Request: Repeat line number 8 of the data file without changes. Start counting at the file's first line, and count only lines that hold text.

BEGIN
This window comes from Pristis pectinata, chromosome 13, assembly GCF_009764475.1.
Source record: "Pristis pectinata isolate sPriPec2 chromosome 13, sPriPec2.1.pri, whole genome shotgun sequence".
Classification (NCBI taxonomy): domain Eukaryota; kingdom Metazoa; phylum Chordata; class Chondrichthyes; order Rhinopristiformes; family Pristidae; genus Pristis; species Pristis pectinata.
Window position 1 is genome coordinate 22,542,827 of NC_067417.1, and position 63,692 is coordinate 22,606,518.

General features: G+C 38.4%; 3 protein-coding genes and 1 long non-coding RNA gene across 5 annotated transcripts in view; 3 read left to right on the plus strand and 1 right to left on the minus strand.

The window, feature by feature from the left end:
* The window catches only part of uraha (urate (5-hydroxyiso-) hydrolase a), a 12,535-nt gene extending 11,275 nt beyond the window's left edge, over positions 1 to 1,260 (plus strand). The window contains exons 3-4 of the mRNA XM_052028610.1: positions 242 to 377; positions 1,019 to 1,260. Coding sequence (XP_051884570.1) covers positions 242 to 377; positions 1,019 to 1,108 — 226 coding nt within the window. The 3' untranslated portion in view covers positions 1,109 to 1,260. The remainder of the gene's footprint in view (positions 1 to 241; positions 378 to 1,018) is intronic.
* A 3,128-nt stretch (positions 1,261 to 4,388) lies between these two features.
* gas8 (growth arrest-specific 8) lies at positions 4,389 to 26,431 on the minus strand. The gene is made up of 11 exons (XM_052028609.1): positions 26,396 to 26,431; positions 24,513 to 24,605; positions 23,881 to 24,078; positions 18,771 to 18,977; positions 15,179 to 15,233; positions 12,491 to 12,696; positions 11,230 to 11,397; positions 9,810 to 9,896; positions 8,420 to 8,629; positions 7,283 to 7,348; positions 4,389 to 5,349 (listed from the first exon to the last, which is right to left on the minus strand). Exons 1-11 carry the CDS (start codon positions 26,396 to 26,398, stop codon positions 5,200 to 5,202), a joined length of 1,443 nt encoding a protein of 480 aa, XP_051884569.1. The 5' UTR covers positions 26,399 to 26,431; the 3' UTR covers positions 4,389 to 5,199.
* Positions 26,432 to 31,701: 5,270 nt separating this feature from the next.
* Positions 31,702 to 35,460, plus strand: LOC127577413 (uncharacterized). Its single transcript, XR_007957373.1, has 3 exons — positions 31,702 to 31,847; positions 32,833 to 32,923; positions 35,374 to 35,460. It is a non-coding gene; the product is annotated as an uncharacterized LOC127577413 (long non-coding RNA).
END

* A 3,128-nt stretch (positions 1,261 to 4,388) lies between these two features.